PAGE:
Jack flung up a hand. Rising to his feet, he walked to the window and stood looking blankly at the scene below. It was some minutes before, with his back to the room, he spoke again. How did you know?

There is only one reason I can think of for this reluctance to return and enjoy all that is yours by right.

He owed his uncle something. Could he speak of it? It was time to find out. I met her after I was injured during the battle at Swarkestone Bridge. She rescued me and nursed me back to health. We fell in love. There. It had been easier than he thought. A foolish act, you will no doubt tell me, since I had sworn to fight at the prince’s side.

Love is never foolish. His uncle’s voice remained sympathetic. Where is she now?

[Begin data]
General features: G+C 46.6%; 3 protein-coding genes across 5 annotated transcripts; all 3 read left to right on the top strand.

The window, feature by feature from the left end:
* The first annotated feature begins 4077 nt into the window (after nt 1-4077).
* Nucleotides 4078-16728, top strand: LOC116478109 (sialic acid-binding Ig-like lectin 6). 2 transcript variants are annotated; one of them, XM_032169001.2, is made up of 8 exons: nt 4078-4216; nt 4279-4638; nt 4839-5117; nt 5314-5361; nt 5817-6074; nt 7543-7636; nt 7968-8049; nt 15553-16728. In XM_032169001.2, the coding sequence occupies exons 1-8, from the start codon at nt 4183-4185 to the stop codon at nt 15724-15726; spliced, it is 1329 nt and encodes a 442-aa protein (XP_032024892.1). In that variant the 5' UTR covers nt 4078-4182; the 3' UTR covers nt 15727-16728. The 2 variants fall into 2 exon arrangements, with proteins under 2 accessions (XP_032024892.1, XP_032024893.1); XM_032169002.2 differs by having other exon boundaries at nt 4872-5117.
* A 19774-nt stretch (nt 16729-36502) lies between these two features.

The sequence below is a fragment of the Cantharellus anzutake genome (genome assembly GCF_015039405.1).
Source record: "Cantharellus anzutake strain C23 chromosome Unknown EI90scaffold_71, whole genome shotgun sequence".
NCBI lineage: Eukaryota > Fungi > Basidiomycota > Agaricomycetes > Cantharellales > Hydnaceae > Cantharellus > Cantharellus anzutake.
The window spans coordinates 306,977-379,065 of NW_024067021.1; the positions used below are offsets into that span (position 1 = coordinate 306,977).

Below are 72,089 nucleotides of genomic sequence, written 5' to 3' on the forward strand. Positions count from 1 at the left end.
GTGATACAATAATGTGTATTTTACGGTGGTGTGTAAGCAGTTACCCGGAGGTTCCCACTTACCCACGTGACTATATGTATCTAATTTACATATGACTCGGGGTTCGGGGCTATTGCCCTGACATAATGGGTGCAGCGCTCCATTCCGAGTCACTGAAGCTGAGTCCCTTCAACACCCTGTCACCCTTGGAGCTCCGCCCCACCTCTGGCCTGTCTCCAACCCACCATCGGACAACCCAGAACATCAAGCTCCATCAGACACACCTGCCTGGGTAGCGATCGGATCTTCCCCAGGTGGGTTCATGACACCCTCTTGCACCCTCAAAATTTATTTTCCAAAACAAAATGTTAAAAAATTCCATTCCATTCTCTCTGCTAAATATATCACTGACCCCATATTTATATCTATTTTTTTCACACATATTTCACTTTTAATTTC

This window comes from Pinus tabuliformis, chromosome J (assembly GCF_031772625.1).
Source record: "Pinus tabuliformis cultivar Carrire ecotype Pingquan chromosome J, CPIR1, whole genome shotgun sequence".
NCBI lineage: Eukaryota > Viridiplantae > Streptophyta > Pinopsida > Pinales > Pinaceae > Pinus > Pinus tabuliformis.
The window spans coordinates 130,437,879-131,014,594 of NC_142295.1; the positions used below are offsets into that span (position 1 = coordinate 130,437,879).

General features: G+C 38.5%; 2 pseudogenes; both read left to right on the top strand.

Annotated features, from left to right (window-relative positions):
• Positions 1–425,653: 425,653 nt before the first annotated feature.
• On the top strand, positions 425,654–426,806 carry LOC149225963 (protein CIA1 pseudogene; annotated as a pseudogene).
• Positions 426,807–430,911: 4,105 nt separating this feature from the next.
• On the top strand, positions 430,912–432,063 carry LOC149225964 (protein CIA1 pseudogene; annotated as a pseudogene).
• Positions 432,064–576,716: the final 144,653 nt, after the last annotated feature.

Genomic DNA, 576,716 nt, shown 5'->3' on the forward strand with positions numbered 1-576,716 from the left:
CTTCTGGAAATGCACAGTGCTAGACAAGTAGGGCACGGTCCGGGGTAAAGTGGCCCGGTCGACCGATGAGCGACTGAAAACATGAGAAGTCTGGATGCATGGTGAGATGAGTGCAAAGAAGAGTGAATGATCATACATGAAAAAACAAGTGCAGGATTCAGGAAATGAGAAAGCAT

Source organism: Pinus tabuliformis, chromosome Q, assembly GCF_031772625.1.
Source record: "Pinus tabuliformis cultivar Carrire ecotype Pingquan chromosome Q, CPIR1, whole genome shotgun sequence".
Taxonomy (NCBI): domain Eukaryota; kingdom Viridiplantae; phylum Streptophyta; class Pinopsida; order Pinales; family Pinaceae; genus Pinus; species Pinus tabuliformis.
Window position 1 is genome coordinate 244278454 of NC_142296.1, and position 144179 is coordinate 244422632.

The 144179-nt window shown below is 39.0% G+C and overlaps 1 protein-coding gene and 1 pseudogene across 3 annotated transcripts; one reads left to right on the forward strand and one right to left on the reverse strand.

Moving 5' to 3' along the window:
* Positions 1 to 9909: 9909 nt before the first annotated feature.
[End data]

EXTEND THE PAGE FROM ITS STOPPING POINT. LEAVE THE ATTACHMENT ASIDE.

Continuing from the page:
Believing me to have been killed at Culloden, she married another man. Jack turned, and once again saw his expression reflected in the shock on Sir William’s features.

Now I understand.

Begging your pardon, sir. No, you don’t. Jack heard the raw anguish in his own words and fought to get his emotions under control. How can I return to England knowing that I risk meeting her? He could not bring himself to add and him. Worse than that, what would the impact of my return do to Rosie and her new life?

Have you considered that it may do very little? As Jack winced, his uncle continued relentlessly. The words were cruel, but his eyes were kindly. It has been two years, Jack. During that time, she has been getting on with her life. It is time for you to follow her lead and do the same. By staying away, you are prolonging the agony, living in a bubble in which you are unable to face reality. The world has moved on, but you have not. Sir William rose from his seat and, coming over to where Jack stood, placed a firm hand on his nephew’s shoulder. Come home.

* * *